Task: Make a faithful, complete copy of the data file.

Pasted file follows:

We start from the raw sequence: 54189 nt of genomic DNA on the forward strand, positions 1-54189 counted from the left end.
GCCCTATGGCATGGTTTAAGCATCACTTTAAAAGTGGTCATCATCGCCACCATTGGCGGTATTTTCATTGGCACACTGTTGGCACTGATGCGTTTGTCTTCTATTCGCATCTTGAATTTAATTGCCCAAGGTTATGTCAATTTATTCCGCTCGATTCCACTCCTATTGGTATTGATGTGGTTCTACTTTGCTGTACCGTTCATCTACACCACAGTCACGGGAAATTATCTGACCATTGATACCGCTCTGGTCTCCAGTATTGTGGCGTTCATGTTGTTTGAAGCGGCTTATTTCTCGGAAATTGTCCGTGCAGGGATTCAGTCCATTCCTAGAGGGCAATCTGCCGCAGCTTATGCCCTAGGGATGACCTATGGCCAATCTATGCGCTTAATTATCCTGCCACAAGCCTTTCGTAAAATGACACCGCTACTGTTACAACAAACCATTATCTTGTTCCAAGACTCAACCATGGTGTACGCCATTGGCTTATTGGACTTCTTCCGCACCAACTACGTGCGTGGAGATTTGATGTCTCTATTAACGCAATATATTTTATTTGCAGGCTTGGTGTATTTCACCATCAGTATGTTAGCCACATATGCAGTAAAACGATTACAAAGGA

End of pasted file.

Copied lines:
We start from the raw sequence: 54189 nt of genomic DNA on the forward strand, positions 1-54189 counted from the left end.
GCCCTATGGCATGGTTTAAGCATCACTTTAAAAGTGGTCATCATCGCCACCATTGGCGGTATTTTCATTGGCACACTGTTGGCACTGATGCGTTTGTCTTCTATTCGCATCTTGAATTTAATTGCCCAAGGTTATGTCAATTTATTCCGCTCGATTCCACTCCTATTGGTATTGATGTGGTTCTACTTTGCTGTACCGTTCATCTACACCACAGTCACGGGAAATTATCTGACCATTGATACCGCTCTGGTCTCCAGTATTGTGGCGTTCATGTTGTTTGAAGCGGCTTATTTCTCGGAAATTGTCCGTGCAGGGATTCAGTCCATTCCTAGAGGGCAATCTGCCGCAGCTTATGCCCTAGGGATGACCTATGGCCAATCTATGCGCTTAATTATCCTGCCACAAGCCTTTCGTAAAATGACACCGCTACTGTTACAACAAACCATTATCTTGTTCCAAGACTCAACCATGGTGTACGCCATTGGCTTATTGGACTTCTTCCGCACCAACTACGTGCGTGGAGATTTGATGTCTCTATTAACGCAATATATTTTATTTGCAGGCTTGGTGTATTTCACCATCAGTATGTTAGCCACATATGCAGTAAAACGATTACAAAGGA